Last Updated on December 29, 2017 by ellen
Courting Justice by Mark Dubowitz was an interesting look at a landmark Supreme Court case about Iranian terrorism. My husband and I have always been fascinated with the legal system and enjoy books and movies about how the process works. We enjoy learning about how the legal system works differently in civil, criminal and international cases. When I was sent a copy of Courtin Justice by Mark Dubowitz, I thought it would be interesting to learn more about how the legal system worked and applied to our overseas relationship with Iran. This post was created in partnership with Mom Buzz Media. All views and opinions expressed are my own and are not influenced in any way.
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Courting Justice by Mark Dubowitz
In 2015, we made an agreement with Iran to give them billions of dollars in relief in exchange for constraints on some of their nuclear activity. While we made this agreement, it does not remove any of the prior terrorist activities they’ve committed against our citizens and others. Since we made this relief agreement, Iran has continued to be involved in terrorist activities against United States citizens and against their neighbors. They also continue to support money laundering activities in the Middle East that are illegal.
The Supreme Court heard arguments from American victims of Iranian terrorism who want to collect on judgments that were won from the Central Bank of Iran that are being held in a New York bank. The Central Bank of Iran has appealed the legislation allowing this. The Iranian regime is trying to use the US legal system to prevent the US government from using economic tools to improve US national security.
Courting Justice by Mark Dubowitz was an interesting look at how other countries are trying to use the American legal system to further their own goals and why it’s so necessary that we prevent this from happening. The author explains the history of the Iranian agreement and how Iran has violated this agreement in several ways. The author also shares the Supreme Court brief so that you can get a deeper understanding of the legal ramifications of what’s being done. I wasn’t aware that other countries could use our legal system in ways that would affect our national security, and I found this a well-written, in-depth look at the topic.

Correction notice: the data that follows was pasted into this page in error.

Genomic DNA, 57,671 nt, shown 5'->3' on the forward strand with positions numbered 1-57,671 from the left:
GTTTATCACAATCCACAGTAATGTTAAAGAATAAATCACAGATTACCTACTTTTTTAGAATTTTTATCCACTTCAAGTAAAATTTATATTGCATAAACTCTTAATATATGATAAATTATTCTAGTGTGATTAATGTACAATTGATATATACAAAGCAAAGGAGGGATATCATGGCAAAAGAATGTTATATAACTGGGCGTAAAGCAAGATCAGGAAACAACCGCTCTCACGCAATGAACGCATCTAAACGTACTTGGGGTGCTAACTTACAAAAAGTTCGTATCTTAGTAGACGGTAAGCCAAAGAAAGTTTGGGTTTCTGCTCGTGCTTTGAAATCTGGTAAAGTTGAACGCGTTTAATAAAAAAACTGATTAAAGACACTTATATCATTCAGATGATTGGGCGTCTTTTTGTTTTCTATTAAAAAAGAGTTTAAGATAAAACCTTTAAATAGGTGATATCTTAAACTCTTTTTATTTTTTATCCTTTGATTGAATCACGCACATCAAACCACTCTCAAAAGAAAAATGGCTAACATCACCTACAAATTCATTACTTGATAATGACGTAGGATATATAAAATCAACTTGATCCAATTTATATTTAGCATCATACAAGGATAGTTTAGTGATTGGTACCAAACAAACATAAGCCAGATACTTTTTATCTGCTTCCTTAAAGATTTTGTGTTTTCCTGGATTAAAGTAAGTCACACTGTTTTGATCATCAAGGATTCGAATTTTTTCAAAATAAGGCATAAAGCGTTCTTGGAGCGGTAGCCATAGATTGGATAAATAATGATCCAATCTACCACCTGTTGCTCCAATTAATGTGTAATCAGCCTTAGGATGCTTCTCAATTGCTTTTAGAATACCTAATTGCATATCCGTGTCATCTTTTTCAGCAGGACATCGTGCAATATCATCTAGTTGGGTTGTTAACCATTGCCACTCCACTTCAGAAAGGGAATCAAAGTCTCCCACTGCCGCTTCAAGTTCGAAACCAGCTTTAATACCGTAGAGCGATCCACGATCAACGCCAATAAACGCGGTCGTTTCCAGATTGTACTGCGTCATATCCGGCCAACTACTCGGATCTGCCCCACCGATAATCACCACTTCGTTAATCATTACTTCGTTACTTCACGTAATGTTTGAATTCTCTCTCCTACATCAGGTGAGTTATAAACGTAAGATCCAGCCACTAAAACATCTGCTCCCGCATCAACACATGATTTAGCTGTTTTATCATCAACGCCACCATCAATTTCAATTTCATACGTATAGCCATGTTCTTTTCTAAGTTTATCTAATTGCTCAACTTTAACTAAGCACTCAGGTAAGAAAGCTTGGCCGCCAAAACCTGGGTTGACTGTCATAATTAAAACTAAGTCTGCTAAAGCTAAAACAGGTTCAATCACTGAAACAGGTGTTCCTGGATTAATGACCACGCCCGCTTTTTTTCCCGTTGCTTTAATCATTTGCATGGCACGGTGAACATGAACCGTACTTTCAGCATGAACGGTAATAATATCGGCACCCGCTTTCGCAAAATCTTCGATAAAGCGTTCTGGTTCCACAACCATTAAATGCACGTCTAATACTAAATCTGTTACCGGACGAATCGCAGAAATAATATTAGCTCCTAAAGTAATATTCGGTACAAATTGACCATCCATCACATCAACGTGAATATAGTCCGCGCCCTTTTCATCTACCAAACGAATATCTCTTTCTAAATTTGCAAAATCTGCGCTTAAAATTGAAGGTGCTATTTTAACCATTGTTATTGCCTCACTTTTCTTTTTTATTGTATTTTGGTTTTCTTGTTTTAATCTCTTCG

About Mark Dubowitz
Mark Dubowitz is executive director of the Foundation for Defense of Democracies, a Washington, D.C.-based nonpartisan policy institute, where he leads projects on Iran, sanctions, and nonproliferation. He is an expert on sanctions and has testified before Congress and advised the U.S. administration, Congress, and numerous foreign governments on Iran and sanctions issues.
Mark Dubowitz heads FDD’s Center on Sanctions and Illicit Finance and is the co-author of fifteen studies on economic sanctions against Iran. He also is co-chair of the Project on U.S. Middle East Nonproliferation Strategy. He is a lecturer and senior research fellow at the Munk School of Global Affairs at the University of Toronto where he teaches and conducts research on international negotiations, sanctions, and Iran’s nuclear program.
Mark Dubowitz has written for The New York Times, The Wall Street Journal, The Washington Post, The Los Angeles Times, Foreign Policy, The Atlantic, Forbes, Slate, The Weekly Standard, The Globe & Mail, and The National Post, and appeared on CBS Evening News, CNN, Fox News, NPR, PBS, BBC and CBC.
Before joining FDD in 2003, Mark Dubowitz worked in venture capital, technology management and law. He has a masters in international public policy from Johns Hopkins University’s School of Advanced International Studies, and law and MBA degrees from the University of Toronto.
Ellen is a busy mom of a 25-year-old son and 29-year-old daughter. She is Grandma to one adorable baby girl. She owns 6 blogs and is addicted to social media. In what little spare time she has, she loves to read, watch movies, and play games. If you’d like to work together, email firstname.lastname@example.org to chat.